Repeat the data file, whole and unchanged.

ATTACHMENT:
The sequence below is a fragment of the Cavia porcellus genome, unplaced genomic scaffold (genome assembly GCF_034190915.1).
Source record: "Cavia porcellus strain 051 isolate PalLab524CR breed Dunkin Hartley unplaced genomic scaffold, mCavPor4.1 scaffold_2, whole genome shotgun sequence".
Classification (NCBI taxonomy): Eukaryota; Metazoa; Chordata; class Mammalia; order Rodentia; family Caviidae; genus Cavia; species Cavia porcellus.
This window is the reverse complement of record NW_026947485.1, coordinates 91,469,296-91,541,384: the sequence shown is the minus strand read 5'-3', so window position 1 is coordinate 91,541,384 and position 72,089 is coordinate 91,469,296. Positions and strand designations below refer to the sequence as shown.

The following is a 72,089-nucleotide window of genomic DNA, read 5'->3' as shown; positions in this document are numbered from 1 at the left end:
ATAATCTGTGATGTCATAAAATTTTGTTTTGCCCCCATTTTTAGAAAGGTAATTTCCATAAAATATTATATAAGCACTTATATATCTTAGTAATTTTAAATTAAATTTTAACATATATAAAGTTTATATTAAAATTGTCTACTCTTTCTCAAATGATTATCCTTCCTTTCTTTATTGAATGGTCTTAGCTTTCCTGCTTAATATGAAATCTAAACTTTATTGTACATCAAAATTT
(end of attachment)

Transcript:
The sequence below is a fragment of the Cavia porcellus genome, unplaced genomic scaffold (genome assembly GCF_034190915.1).
Source record: "Cavia porcellus strain 051 isolate PalLab524CR breed Dunkin Hartley unplaced genomic scaffold, mCavPor4.1 scaffold_2, whole genome shotgun sequence".
Classification (NCBI taxonomy): Eukaryota; Metazoa; Chordata; class Mammalia; order Rodentia; family Caviidae; genus Cavia; species Cavia porcellus.
This window is the reverse complement of record NW_026947485.1, coordinates 91,469,296-91,541,384: the sequence shown is the minus strand read 5'-3', so window position 1 is coordinate 91,541,384 and position 72,089 is coordinate 91,469,296. Positions and strand designations below refer to the sequence as shown.

The following is a 72,089-nucleotide window of genomic DNA, read 5'->3' as shown; positions in this document are numbered from 1 at the left end:
ATAATCTGTGATGTCATAAAATTTTGTTTTGCCCCCATTTTTAGAAAGGTAATTTCCATAAAATATTATATAAGCACTTATATATCTTAGTAATTTTAAATTAAATTTTAACATATATAAAGTTTATATTAAAATTGTCTACTCTTTCTCAAATGATTATCCTTCCTTTCTTTATTGAATGGTCTTAGCTTTCCTGCTTAATATGAAATCTAAACTTTATTGTACATCAAAATTT